As people in northeastern Japan devastated by the March 11 earthquake and tsunami are struggling to start their life anew, they are facing a big financial problem — that is — their debts. They are obligated to repay loans taken out in the past on what are now destroyed or damaged residences or business facilities; now they must take out new loans to build new residences or business facilities.

More than 200,000 buildings are estimated to have been destroyed or damaged in the disasters, most of them in Iwate, Miyagi and Fukushima prefectures. About half of them are unusable because they were fully or half-destroyed. Fishing boats, fisheries and other business facilities and agricultural machines were also destroyed or damaged.

Local financial institutions have an estimated outstanding balance of loans worth some ¥2.8 trillion. Many people have to pay back their loans even though they have lost property they had acquired after taking out the loans.

The government and the Democratic Party of Japan have worked out relief measures. The Japan Housing Financing Agency would provide low-interest loans to people who want to build new houses or buy new apartments. Repayment of their earlier loans would be put off, or the interest on them would be lowered.

In case they do not plan to get new housing, they would go through voluntary liquidation to be exempted from the repayment of earlier loans.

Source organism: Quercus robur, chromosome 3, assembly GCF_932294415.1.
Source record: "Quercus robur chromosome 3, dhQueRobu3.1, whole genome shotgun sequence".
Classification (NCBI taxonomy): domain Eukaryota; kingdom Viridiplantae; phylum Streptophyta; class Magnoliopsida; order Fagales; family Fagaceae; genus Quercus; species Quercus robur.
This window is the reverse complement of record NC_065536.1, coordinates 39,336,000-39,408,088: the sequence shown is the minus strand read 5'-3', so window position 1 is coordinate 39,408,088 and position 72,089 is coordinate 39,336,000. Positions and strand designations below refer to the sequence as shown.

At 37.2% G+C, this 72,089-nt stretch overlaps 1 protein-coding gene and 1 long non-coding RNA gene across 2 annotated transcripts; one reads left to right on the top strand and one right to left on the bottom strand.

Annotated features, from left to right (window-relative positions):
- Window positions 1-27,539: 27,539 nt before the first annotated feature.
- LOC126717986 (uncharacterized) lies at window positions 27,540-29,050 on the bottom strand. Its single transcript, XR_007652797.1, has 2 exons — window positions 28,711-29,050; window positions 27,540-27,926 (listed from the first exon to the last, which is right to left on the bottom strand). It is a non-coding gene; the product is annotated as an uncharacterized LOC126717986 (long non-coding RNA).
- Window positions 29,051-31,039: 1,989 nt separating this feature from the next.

Private financial institutions and the Organization for Small and Medium Enterprises and Regional Innovation would set up funds, which would buy debts owed by small- and medium-size firms or extend new loans to them if there is a prospect of reconstructing their business.

But the government and the DPJ have to make adjustments with the opposition parties on relief measures.

If the debt problems are not solved, there is the danger that local companies, farmers and fishermen will opt to give up restarting their operations. This would also affect local financial institutions.

The central and local governments, local financial institutions and local agricultural and fishing cooperatives should cooperate to quickly work out ways acceptable to both creditors and debtors.

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